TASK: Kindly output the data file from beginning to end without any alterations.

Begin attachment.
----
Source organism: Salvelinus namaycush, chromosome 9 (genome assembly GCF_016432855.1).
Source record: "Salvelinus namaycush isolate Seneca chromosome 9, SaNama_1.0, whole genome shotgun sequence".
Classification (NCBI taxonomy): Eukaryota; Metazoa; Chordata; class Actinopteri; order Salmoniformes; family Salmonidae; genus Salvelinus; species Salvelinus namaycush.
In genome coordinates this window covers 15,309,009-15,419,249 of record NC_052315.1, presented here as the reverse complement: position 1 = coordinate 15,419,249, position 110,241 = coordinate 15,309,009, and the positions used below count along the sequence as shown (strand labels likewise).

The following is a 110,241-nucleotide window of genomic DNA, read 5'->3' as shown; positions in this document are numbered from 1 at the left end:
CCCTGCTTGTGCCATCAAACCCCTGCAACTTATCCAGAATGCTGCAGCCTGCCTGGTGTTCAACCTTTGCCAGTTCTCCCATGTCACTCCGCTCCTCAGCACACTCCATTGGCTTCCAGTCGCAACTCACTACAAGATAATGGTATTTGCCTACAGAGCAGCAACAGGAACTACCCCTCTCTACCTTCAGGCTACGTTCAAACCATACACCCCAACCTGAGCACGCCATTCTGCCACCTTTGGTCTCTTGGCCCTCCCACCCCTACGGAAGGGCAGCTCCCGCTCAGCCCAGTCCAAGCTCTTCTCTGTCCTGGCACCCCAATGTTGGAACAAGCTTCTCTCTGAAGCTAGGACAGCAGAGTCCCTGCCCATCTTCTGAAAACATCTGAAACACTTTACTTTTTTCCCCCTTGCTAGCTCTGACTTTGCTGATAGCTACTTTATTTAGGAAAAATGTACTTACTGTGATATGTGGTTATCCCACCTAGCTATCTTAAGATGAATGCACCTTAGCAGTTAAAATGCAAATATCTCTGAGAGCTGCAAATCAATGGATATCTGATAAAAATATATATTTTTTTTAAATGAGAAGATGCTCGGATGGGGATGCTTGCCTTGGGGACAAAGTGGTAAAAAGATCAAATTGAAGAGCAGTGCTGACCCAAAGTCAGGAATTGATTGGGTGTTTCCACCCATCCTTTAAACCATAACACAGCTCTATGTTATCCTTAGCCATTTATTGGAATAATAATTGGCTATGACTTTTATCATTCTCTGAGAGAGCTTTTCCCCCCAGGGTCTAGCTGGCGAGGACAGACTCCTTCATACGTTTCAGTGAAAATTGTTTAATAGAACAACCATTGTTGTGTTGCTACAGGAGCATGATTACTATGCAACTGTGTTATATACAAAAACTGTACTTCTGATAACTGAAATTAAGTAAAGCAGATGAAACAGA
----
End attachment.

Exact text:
Source organism: Salvelinus namaycush, chromosome 9 (genome assembly GCF_016432855.1).
Source record: "Salvelinus namaycush isolate Seneca chromosome 9, SaNama_1.0, whole genome shotgun sequence".
Classification (NCBI taxonomy): Eukaryota; Metazoa; Chordata; class Actinopteri; order Salmoniformes; family Salmonidae; genus Salvelinus; species Salvelinus namaycush.
In genome coordinates this window covers 15,309,009-15,419,249 of record NC_052315.1, presented here as the reverse complement: position 1 = coordinate 15,419,249, position 110,241 = coordinate 15,309,009, and the positions used below count along the sequence as shown (strand labels likewise).

The following is a 110,241-nucleotide window of genomic DNA, read 5'->3' as shown; positions in this document are numbered from 1 at the left end:
CCCTGCTTGTGCCATCAAACCCCTGCAACTTATCCAGAATGCTGCAGCCTGCCTGGTGTTCAACCTTTGCCAGTTCTCCCATGTCACTCCGCTCCTCAGCACACTCCATTGGCTTCCAGTCGCAACTCACTACAAGATAATGGTATTTGCCTACAGAGCAGCAACAGGAACTACCCCTCTCTACCTTCAGGCTACGTTCAAACCATACACCCCAACCTGAGCACGCCATTCTGCCACCTTTGGTCTCTTGGCCCTCCCACCCCTACGGAAGGGCAGCTCCCGCTCAGCCCAGTCCAAGCTCTTCTCTGTCCTGGCACCCCAATGTTGGAACAAGCTTCTCTCTGAAGCTAGGACAGCAGAGTCCCTGCCCATCTTCTGAAAACATCTGAAACACTTTACTTTTTTCCCCCTTGCTAGCTCTGACTTTGCTGATAGCTACTTTATTTAGGAAAAATGTACTTACTGTGATATGTGGTTATCCCACCTAGCTATCTTAAGATGAATGCACCTTAGCAGTTAAAATGCAAATATCTCTGAGAGCTGCAAATCAATGGATATCTGATAAAAATATATATTTTTTTTAAATGAGAAGATGCTCGGATGGGGATGCTTGCCTTGGGGACAAAGTGGTAAAAAGATCAAATTGAAGAGCAGTGCTGACCCAAAGTCAGGAATTGATTGGGTGTTTCCACCCATCCTTTAAACCATAACACAGCTCTATGTTATCCTTAGCCATTTATTGGAATAATAATTGGCTATGACTTTTATCATTCTCTGAGAGAGCTTTTCCCCCCAGGGTCTAGCTGGCGAGGACAGACTCCTTCATACGTTTCAGTGAAAATTGTTTAATAGAACAACCATTGTTGTGTTGCTACAGGAGCATGATTACTATGCAACTGTGTTATATACAAAAACTGTACTTCTGATAACTGAAATTAAGTAAAGCAGATGAAACAGA